I previously mentioned Steven Cooper’s acoustic investigation at Cape Bridgewater, commissioned by Pacific Hydro. Mr Cooper’s report was released publicly by Pacific Hydro in January, 2015 and has received international acclaim from his acoustic colleagues in the USA, Europe, and Australia who have pioneered the acoustic research in this area, including the US Director of Acoustic Standards, Dr Paul Schomer, and an acoustic consultant who does a lot of work for the wind industry, Mr George Hessler.4
Noise nuisance is a very serious problem, and it is most unwise of your government Ministers to ignore it.
Mr Cooper’s work at Waterloo wind development in South Australia identified the threshold of perception of infrasound in chronically sensitized residents as 50 dB (rms) at 4 – 5 Hz, using narrow band analysis, in May 2013. This threshold level was recently confirmed in the participating residents in the Cape Bridgewater acoustic investigation. Levels above this perception threshold caused serious noise nuisance symptoms, including sleep disturbance, which at times were so severe, they needed to leave their homes.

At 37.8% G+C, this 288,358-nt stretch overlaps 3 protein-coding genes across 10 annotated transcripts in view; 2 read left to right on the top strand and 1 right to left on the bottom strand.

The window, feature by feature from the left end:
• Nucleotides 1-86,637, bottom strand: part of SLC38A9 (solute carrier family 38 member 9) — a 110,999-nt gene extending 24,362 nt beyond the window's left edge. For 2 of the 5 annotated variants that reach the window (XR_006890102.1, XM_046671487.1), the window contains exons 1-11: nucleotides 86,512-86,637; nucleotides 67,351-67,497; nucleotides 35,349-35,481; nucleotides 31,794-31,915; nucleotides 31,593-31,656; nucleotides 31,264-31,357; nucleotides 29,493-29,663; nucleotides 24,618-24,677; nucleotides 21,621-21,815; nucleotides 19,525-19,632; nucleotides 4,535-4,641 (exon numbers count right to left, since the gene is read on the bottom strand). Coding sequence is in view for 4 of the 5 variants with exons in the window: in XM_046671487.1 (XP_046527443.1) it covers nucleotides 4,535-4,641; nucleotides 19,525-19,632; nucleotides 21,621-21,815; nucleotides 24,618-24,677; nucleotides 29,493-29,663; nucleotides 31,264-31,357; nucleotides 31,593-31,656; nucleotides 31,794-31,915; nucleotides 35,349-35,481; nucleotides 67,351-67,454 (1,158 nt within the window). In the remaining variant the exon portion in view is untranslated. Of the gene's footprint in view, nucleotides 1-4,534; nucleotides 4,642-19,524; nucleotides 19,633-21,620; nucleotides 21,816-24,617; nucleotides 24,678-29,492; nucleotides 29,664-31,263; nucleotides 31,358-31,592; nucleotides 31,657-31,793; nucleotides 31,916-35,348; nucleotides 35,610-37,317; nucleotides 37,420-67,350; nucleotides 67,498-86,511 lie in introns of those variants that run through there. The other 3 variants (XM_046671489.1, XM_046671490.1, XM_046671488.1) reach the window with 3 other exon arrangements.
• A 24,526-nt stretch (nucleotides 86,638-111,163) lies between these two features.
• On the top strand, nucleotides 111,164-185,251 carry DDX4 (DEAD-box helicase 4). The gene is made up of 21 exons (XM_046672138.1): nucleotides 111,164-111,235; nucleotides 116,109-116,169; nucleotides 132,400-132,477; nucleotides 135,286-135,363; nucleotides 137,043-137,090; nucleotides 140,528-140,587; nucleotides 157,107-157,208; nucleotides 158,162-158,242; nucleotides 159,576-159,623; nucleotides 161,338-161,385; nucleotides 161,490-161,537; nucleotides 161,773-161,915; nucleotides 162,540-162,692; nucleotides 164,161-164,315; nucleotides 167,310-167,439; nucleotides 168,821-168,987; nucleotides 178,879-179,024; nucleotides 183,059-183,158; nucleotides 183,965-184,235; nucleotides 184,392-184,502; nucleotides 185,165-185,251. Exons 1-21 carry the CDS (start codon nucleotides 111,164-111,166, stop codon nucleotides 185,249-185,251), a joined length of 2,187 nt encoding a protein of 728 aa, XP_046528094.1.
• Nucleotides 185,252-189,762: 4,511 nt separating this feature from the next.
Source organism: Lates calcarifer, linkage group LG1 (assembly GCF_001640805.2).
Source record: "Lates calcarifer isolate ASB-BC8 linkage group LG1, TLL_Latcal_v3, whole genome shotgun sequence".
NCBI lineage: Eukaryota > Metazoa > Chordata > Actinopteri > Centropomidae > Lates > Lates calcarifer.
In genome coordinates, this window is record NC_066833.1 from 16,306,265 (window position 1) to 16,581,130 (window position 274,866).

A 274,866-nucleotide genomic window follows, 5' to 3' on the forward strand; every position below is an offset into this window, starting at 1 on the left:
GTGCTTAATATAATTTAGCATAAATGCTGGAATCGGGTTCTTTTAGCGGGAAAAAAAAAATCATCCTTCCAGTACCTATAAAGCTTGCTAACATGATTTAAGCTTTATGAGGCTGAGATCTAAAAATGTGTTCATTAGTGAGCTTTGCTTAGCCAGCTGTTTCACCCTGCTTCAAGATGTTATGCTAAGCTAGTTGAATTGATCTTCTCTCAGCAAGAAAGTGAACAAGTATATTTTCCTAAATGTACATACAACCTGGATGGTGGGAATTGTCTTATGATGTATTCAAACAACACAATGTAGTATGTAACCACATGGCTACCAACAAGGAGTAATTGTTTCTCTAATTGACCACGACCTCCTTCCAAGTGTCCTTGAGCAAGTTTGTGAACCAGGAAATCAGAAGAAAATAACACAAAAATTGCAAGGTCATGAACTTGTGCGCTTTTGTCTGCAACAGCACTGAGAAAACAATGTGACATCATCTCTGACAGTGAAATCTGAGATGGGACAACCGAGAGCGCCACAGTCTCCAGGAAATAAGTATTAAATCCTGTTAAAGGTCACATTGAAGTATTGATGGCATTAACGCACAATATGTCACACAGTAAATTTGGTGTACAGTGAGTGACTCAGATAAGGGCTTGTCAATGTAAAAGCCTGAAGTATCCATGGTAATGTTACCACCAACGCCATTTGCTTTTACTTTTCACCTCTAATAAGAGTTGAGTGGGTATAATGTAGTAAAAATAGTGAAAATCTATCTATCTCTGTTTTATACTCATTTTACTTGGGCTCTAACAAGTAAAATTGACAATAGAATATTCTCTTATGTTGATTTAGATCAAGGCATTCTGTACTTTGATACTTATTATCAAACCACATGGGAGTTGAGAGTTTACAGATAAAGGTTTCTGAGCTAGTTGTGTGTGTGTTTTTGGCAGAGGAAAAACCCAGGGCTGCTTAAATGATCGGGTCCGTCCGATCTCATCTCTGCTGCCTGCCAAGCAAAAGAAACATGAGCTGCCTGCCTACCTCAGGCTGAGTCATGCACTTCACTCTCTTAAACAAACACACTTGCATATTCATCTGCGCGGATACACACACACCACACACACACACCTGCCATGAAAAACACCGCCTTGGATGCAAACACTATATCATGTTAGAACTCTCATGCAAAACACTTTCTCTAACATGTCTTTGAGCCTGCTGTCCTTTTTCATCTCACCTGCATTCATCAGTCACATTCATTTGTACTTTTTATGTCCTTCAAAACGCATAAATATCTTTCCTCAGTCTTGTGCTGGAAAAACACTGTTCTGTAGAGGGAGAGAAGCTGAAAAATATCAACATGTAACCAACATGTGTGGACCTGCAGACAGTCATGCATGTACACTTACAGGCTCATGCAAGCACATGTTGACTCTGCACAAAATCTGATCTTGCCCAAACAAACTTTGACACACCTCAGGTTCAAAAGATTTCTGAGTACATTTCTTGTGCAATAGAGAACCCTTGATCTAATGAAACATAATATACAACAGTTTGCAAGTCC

Cooper’s thresholds of perception are consistent with thresholds established by US Department of Energy funded research from thirty years ago, conducted by Dr Neil Kelley and his team, who included two branches of NASA and multiple aeroacoustics University faculties, wind turbine manufacturers, and others.5 Dr Kelley’s team’s work established a direct causal relationship between wind turbine generated impulsive infrasound and low frequency noise (ILFN) and the physiological and psychological symptoms and sensations being reported by residents, including sleep disturbance, and body vibrations; identical to symptoms and sensations described by Victorian residents at locations including Toora, Waubra, Cape Bridgewater, Glenthompson, Leonards Hill, and Macarthur, out to distances of ten km in some locations.